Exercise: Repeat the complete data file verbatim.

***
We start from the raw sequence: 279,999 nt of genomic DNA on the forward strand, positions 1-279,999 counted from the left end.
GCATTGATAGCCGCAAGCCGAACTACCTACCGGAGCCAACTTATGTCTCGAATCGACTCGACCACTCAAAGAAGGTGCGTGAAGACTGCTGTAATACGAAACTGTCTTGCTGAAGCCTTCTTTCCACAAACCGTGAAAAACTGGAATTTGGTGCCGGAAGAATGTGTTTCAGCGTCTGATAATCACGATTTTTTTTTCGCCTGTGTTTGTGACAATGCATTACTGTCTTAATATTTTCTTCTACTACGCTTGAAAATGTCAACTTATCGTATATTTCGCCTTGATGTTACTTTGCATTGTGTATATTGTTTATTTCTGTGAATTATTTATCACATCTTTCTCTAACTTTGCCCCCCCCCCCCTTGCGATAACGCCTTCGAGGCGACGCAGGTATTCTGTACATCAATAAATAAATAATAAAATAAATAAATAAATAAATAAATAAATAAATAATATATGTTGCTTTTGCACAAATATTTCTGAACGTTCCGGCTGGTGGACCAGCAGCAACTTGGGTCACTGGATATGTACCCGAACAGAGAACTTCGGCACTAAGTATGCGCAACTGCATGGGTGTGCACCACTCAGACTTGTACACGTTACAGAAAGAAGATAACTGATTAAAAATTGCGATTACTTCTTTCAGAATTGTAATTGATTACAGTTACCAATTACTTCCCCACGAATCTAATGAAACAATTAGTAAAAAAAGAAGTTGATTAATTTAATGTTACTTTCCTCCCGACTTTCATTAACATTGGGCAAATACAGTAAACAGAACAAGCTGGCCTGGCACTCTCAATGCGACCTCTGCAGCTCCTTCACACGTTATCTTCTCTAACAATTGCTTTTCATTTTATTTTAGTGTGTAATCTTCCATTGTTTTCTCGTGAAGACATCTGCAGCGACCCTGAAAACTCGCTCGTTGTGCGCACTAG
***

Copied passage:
We start from the raw sequence: 279,999 nt of genomic DNA on the forward strand, positions 1-279,999 counted from the left end.
GCATTGATAGCCGCAAGCCGAACTACCTACCGGAGCCAACTTATGTCTCGAATCGACTCGACCACTCAAAGAAGGTGCGTGAAGACTGCTGTAATACGAAACTGTCTTGCTGAAGCCTTCTTTCCACAAACCGTGAAAAACTGGAATTTGGTGCCGGAAGAATGTGTTTCAGCGTCTGATAATCACGATTTTTTTTTCGCCTGTGTTTGTGACAATGCATTACTGTCTTAATATTTTCTTCTACTACGCTTGAAAATGTCAACTTATCGTATATTTCGCCTTGATGTTACTTTGCATTGTGTATATTGTTTATTTCTGTGAATTATTTATCACATCTTTCTCTAACTTTGCCCCCCCCCCCCTTGCGATAACGCCTTCGAGGCGACGCAGGTATTCTGTACATCAATAAATAAATAATAAAATAAATAAATAAATAAATAAATAAATAAATAATATATGTTGCTTTTGCACAAATATTTCTGAACGTTCCGGCTGGTGGACCAGCAGCAACTTGGGTCACTGGATATGTACCCGAACAGAGAACTTCGGCACTAAGTATGCGCAACTGCATGGGTGTGCACCACTCAGACTTGTACACGTTACAGAAAGAAGATAACTGATTAAAAATTGCGATTACTTCTTTCAGAATTGTAATTGATTACAGTTACCAATTACTTCCCCACGAATCTAATGAAACAATTAGTAAAAAAAGAAGTTGATTAATTTAATGTTACTTTCCTCCCGACTTTCATTAACATTGGGCAAATACAGTAAACAGAACAAGCTGGCCTGGCACTCTCAATGCGACCTCTGCAGCTCCTTCACACGTTATCTTCTCTAACAATTGCTTTTCATTTTATTTTAGTGTGTAATCTTCCATTGTTTTCTCGTGAAGACATCTGCAGCGACCCTGAAAACTCGCTCGTTGTGCGCACTAG